Illustration of two people looking at a car, tv, and Lego house [Cover Image]
Brand StrategyAugust 25, 2022

How to Do Branded Entertainment Right

August 25, 2022
Marilyn Wilkinson Prof Pic
Marilyn Wilkinson
Digital Marketing Expert

Have you noticed how many people block ads but pay to stream their favorite shows? Consumers today are more selective than ever about who they pay attention to, what content they consume, and which channels they engage with.

That’s why iconic brands like Lego and BMW adopt a storytelling approach and weave their products into the storyline of TV shows and movies — rather than simply relying on traditional forms of marketing.

Keep reading to learn why branded entertainment is an exciting opportunity to cut through the noise, and how top brands use it to engage with their target audiences in a memorable and authentic way.

What Is Branded Entertainment?

Branded entertainment is where a brand creates a TV show or movie and subtly integrates its product or service into the story to increase brand awareness and improve brand perception. Branded entertainment, which can also take the form of online content, video games, and events, feels more authentic and offers a higher-quality user experience than typical commercials and online advertising.

Also known as “advertainment”, branded entertainment is different from content marketing, which brands usually create in-house and promote via their own channels like social media and email. Creating the next Netflix hit or Disney+ classic usually involves partnering up with a media production company or streaming service.

Branded entertainment is similar to product placement in movies, where you might see the wannabe detective tapping away on a MacBook, or the heroine puffing away on Marlboro Lights (at least until Carrie Bradshaw gave up smoking). The purpose is basically the same — it creates a positive connection between a product and a popular character, with the likeability or “coolness” of the person rubbing off onto the brand. The brand benefits from the popularity of the show and gets attention from people who wouldn’t normally hesitate to skip an ad.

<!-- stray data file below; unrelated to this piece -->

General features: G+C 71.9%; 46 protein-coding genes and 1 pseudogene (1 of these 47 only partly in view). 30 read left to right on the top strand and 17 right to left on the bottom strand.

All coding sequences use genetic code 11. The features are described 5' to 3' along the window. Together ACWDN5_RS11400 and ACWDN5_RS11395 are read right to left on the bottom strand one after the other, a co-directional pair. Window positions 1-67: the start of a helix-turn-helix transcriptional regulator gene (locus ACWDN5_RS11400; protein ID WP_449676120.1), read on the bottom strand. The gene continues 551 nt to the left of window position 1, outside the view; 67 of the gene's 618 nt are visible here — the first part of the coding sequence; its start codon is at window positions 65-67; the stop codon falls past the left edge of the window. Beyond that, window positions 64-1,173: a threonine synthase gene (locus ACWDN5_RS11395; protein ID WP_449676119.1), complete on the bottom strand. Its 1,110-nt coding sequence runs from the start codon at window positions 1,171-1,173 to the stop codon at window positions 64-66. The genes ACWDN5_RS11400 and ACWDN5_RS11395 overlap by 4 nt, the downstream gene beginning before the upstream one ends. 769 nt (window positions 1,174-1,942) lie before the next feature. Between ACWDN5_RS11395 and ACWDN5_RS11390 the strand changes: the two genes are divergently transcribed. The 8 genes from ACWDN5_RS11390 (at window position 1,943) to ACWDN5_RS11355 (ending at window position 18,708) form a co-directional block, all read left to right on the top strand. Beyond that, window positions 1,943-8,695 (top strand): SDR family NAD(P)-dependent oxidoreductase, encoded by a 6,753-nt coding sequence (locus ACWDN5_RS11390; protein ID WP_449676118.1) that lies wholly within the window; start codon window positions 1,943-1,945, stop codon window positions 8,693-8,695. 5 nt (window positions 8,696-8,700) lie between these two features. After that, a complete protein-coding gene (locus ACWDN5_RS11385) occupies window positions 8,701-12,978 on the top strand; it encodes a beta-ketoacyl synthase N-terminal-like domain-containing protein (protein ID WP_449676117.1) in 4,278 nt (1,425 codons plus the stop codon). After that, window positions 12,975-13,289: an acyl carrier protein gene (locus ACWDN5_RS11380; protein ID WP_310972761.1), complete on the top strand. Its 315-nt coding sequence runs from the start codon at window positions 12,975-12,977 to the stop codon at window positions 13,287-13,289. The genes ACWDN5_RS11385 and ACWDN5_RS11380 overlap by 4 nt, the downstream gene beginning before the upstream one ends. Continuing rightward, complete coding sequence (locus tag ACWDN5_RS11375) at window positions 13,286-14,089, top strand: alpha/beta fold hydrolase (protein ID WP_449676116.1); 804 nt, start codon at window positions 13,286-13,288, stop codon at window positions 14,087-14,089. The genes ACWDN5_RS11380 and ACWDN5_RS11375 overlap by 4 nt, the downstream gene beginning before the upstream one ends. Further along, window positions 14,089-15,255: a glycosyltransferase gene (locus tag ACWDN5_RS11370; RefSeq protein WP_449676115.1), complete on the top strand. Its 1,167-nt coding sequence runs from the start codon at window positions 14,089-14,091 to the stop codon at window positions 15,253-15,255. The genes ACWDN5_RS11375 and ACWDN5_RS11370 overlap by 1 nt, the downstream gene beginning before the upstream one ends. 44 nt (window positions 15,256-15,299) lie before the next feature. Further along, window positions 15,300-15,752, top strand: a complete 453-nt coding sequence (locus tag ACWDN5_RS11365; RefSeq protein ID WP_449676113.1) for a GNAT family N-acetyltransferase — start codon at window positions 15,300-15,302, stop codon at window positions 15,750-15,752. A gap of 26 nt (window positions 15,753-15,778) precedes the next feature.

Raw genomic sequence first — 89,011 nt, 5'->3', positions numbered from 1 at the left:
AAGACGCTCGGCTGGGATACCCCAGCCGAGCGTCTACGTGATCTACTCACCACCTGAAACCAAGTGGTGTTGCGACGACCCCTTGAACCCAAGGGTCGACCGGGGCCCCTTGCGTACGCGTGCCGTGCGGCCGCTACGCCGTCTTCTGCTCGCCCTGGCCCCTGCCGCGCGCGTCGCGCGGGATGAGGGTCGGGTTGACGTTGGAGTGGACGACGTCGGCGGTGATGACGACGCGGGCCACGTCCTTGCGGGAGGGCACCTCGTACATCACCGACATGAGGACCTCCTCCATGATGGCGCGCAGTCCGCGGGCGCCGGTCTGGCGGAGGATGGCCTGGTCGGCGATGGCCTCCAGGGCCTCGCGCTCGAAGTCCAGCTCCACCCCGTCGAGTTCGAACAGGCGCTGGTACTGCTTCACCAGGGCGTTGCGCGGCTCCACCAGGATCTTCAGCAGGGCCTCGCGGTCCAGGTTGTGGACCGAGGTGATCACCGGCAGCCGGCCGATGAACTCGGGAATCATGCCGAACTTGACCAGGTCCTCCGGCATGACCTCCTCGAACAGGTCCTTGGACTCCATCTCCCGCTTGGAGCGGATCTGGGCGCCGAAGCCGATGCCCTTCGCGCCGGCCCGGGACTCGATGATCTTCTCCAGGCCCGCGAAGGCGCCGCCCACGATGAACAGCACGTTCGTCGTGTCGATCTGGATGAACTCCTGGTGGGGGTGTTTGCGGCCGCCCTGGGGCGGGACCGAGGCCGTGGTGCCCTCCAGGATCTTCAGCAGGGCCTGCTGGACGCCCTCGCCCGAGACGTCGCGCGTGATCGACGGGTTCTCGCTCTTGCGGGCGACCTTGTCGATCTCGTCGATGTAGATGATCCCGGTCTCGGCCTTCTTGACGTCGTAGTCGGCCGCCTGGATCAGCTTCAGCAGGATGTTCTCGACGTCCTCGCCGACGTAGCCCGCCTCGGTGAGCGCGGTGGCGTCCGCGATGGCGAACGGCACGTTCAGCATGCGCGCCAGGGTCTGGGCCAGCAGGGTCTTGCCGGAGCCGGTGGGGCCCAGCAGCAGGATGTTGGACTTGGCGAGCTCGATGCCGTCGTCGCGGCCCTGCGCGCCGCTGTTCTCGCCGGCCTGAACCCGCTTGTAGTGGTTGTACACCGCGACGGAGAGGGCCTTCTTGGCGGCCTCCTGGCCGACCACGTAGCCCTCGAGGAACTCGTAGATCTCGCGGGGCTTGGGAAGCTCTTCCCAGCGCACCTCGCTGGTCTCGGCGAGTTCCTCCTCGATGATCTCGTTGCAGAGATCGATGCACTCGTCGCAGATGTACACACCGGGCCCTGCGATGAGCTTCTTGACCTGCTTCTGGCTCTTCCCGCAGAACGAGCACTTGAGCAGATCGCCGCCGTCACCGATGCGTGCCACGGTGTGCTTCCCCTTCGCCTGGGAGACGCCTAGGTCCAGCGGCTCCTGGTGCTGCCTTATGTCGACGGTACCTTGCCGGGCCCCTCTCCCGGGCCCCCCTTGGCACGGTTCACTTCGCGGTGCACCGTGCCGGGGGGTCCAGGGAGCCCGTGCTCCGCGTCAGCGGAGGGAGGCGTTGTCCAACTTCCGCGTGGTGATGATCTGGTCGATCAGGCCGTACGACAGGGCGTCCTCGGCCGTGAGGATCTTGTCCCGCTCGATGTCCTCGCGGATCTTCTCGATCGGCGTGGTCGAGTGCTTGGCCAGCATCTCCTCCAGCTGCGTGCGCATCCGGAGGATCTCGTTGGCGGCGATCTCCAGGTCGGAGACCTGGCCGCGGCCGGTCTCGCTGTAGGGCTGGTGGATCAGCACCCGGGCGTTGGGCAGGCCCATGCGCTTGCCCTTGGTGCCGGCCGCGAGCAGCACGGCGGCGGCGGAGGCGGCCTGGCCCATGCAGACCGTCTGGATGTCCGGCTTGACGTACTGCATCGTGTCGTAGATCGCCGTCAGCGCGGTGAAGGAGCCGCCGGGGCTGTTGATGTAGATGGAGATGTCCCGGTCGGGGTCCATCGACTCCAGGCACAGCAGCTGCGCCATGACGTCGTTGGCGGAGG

Branded entertainment takes the product placement strategy one step further. With product placement, companies pay to have their brand name mentioned or products shown, but with branded entertainment, they are actively involved throughout the creative development process.

Why Is Branded Entertainment a Good Opportunity?

Branded entertainment is an exciting way to cut through the noise and engage with your target audience — especially if that includes hard-to-reach audiences that have installed an adblocker on their desktop, don’t watch cable, and maybe don’t even like ads at all.

Gen Z, in particular, is notoriously skeptical of ads — with 69% of them complaining ads are disruptive. Yet, they will binge-watch their favorite shows for hours, as 78% of Gen Zers have a Netflix subscription.

Branded entertainment appeals to consumers in a way that traditional marketing doesn’t — mainly because it doesn’t feel like marketing. Instead of interrupting the user experience, it is the experience.

Let’s dive into how top brands like Lego and BMW take storytelling to the next level with branded entertainment and find out what you can learn from it.

1. Lego Masters

The international reality television show Lego Masters is one of the most successful examples of branded entertainment of all time. In a ruthless elimination competition, teams complete a series of Lego-building challenges in the hope of winning a cash prize of $100,000, a Lego Masters trophy, and the title of Lego Master.